"Is Revelation the only book that anyone reads?" my husband sarcastically remarked the other day. Recent events have Christians opening their Bibles to the last book, claiming that it has all the explanatory answers to Middle Eastern affairs. Revelation has long been looked at as a crystal ball that reveals "end time" events in chronological fashion if we just look hard enough (actually, in reality, reading Revelation in such a way is a very recent interpretation that first became popular when the idea of a "rapture" was penned in the late 1860's... But that's a different topic!). Reading Revelation in this way, however, does violence to its historical and theological content. Instead of looking for theological answers about the Jasmine Revolution at the end of the Bible, I propose that we look for answers at the beginning.
Let me first say that I think that a theological understanding of the recent Jasmine Revolution has little to do with dictatorship vs. democracy. Functioning out of my subjective, biased American experience, I would have to say that out of these two options I am in favor of democracy. The deeper issue of this problem, however, is deeper than governmental identity. These people who are crying out in retaliation are longing for something that not even democracy in all its "glory" can deliver.
It is apparent early on in the Old Testament that God takes pain very seriously. From the very beginning God has heard the cries of the afflicted. When Cain murders Abel, his blood is said to have cried out to God from the grave (Gen. 4:10). He hears when the Israelites are in bondage in Egypt and mourns over their oppression. His sensitivity is not limited to the Israelites, either; in the prophetic books God frequently accuses the Israelites of doing the very same things to other nations that Egypt did to them.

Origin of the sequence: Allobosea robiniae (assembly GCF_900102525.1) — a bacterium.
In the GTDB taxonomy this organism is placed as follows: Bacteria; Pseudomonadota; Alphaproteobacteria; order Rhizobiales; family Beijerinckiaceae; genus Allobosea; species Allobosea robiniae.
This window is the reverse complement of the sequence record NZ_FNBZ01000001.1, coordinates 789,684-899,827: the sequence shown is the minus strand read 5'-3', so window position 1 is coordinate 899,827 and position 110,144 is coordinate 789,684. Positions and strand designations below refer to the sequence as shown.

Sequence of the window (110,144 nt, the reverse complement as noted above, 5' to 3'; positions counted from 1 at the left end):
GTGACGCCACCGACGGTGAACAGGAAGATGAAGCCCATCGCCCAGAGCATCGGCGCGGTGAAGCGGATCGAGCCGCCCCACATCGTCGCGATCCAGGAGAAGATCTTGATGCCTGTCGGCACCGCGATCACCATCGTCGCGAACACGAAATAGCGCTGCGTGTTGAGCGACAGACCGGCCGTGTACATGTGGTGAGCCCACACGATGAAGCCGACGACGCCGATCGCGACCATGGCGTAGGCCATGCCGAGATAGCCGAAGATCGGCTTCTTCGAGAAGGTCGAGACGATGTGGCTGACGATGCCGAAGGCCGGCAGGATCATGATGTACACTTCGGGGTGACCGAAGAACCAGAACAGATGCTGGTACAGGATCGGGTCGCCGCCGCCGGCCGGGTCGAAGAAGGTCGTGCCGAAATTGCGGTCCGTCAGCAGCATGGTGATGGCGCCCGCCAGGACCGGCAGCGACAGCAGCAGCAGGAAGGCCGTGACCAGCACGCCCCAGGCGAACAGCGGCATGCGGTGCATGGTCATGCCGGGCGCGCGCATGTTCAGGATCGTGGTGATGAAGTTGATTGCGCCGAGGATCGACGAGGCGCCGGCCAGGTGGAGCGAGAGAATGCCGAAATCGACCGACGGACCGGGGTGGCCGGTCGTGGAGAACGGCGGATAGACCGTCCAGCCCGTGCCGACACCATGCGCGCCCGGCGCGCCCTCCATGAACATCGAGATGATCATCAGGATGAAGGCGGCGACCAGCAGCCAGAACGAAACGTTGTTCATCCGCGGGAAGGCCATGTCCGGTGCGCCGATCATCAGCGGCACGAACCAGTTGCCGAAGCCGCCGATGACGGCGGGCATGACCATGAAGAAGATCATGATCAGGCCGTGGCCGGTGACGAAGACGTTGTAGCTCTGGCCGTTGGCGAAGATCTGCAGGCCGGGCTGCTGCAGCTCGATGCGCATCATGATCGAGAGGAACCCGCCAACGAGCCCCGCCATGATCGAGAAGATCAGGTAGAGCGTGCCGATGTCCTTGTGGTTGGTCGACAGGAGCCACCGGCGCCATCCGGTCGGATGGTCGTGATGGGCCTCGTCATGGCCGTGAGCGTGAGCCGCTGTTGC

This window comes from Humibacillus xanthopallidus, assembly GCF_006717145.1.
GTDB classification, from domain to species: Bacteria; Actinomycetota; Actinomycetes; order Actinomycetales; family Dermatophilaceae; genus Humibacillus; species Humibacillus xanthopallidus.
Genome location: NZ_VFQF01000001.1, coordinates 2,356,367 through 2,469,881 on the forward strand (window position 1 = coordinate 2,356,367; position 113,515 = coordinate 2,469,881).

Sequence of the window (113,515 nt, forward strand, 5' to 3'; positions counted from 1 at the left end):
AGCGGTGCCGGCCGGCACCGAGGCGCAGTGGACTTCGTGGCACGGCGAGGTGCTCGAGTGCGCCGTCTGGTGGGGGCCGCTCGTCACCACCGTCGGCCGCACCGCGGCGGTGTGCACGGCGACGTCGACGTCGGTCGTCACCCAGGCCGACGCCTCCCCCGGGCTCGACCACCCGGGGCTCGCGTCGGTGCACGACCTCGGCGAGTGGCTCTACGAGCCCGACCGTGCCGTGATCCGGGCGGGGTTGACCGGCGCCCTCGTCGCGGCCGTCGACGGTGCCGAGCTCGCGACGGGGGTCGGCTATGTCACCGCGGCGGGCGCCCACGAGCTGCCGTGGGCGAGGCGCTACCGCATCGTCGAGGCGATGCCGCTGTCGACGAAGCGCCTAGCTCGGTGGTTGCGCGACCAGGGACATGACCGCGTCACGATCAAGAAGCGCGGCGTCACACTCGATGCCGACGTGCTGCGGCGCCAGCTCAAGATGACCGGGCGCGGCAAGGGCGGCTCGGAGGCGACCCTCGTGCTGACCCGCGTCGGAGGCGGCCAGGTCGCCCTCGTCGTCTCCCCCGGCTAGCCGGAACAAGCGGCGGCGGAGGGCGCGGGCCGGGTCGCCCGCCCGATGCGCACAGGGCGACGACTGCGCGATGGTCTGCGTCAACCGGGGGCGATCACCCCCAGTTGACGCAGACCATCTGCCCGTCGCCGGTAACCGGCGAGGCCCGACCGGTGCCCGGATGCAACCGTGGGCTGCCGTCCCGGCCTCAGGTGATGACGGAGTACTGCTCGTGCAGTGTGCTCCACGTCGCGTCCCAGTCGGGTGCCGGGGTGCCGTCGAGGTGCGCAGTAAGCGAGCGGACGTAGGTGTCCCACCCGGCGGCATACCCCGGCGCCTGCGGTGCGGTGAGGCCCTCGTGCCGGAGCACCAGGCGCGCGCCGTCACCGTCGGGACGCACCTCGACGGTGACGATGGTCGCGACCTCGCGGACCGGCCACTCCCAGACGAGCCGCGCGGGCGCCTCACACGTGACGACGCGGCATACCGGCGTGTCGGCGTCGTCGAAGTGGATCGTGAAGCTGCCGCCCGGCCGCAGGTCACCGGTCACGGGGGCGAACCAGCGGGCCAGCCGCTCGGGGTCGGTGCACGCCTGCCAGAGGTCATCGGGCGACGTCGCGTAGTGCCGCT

According to OT scholar Walter Breuggemann, grieving is a strong critique against injustices. When we grieve, we are emphatically saying that something is not the way it should be. We long for a sense of justice that no governmental structure can give us.
The problem, then, is not that people are being denied democracy but that they are being denied the ability to express their grievances. The oppressed and marginalized are being silenced. If God takes the cries of the afflicted seriously, imagine how seriously he takes it when those very cries are being stifled.
The regimes of the day are right in thinking that their very structures are being challenged when marginalized people cry out. Such a critique is the beginning of the dismantling process. Whether dictatorship or democracy, they want to keep their totalitarian hold and will try to convince people that the world is as it should be. As I have already written, the issue is not so much about the choice between government systems.
This now brings us to the last book of the Bible. Here, the early Christians cry out because they are being persecuted and they resist to the point of death (Rev. 12:11). They do not inflict violence but overcome their situation by the shedding of their own blood. Even the Lamb is not marked by the blood of his opponents but by his own blood (Rev. 5:6-10). In their mourning, they paint a picture of reality that is completely contrary to their own. They seek and articulate with symbols an already/not quite yet Regime that will deliver them from injustice. The Roman Empire could not offer this hope. Neither could the "Christian" Constantine Empire nor a "Christian" democratic republic years later.
During these revolutions, may we grieve and pray for a different reality that neither dictatorship nor democracy can promise. May we articulate in words and symbol an imagination that is quite unlike anything the world has ever seen. It is not a question of choosing between reality and imagination; rather, it is a question of choosing which imagination we will choose to perceive.